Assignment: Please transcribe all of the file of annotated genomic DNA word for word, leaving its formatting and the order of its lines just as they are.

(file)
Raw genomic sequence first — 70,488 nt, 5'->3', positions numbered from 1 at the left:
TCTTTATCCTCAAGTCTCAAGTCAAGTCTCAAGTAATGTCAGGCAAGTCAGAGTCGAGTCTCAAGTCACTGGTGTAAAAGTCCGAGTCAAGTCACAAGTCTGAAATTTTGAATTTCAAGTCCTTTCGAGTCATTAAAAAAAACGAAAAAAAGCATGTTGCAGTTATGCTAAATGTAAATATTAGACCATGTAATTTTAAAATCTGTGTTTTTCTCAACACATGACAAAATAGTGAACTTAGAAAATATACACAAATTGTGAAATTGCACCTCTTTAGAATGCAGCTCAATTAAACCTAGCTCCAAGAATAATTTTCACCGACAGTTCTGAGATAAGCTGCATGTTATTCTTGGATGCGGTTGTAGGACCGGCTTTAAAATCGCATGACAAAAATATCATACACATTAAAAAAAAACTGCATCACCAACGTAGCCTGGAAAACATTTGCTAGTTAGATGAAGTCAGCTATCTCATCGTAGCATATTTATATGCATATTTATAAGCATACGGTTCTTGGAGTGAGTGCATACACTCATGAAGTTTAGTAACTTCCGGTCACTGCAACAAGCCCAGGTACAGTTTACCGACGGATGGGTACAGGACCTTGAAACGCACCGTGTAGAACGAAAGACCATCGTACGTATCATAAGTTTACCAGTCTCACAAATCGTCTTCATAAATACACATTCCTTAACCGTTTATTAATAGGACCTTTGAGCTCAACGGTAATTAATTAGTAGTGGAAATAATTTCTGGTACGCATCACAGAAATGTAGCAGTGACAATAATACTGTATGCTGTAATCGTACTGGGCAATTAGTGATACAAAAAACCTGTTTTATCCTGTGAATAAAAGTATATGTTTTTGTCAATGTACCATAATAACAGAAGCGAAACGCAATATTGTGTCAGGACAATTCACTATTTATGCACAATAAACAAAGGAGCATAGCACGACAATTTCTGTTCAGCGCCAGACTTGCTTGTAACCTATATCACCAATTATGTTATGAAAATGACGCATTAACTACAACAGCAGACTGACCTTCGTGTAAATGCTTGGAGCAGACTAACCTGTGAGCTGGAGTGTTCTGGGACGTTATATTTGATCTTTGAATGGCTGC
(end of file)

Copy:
Raw genomic sequence first — 70,488 nt, 5'->3', positions numbered from 1 at the left:
TCTTTATCCTCAAGTCTCAAGTCAAGTCTCAAGTAATGTCAGGCAAGTCAGAGTCGAGTCTCAAGTCACTGGTGTAAAAGTCCGAGTCAAGTCACAAGTCTGAAATTTTGAATTTCAAGTCCTTTCGAGTCATTAAAAAAAACGAAAAAAAGCATGTTGCAGTTATGCTAAATGTAAATATTAGACCATGTAATTTTAAAATCTGTGTTTTTCTCAACACATGACAAAATAGTGAACTTAGAAAATATACACAAATTGTGAAATTGCACCTCTTTAGAATGCAGCTCAATTAAACCTAGCTCCAAGAATAATTTTCACCGACAGTTCTGAGATAAGCTGCATGTTATTCTTGGATGCGGTTGTAGGACCGGCTTTAAAATCGCATGACAAAAATATCATACACATTAAAAAAAAACTGCATCACCAACGTAGCCTGGAAAACATTTGCTAGTTAGATGAAGTCAGCTATCTCATCGTAGCATATTTATATGCATATTTATAAGCATACGGTTCTTGGAGTGAGTGCATACACTCATGAAGTTTAGTAACTTCCGGTCACTGCAACAAGCCCAGGTACAGTTTACCGACGGATGGGTACAGGACCTTGAAACGCACCGTGTAGAACGAAAGACCATCGTACGTATCATAAGTTTACCAGTCTCACAAATCGTCTTCATAAATACACATTCCTTAACCGTTTATTAATAGGACCTTTGAGCTCAACGGTAATTAATTAGTAGTGGAAATAATTTCTGGTACGCATCACAGAAATGTAGCAGTGACAATAATACTGTATGCTGTAATCGTACTGGGCAATTAGTGATACAAAAAACCTGTTTTATCCTGTGAATAAAAGTATATGTTTTTGTCAATGTACCATAATAACAGAAGCGAAACGCAATATTGTGTCAGGACAATTCACTATTTATGCACAATAAACAAAGGAGCATAGCACGACAATTTCTGTTCAGCGCCAGACTTGCTTGTAACCTATATCACCAATTATGTTATGAAAATGACGCATTAACTACAACAGCAGACTGACCTTCGTGTAAATGCTTGGAGCAGACTAACCTGTGAGCTGGAGTGTTCTGGGACGTTATATTTGATCTTTGAATGGCTGC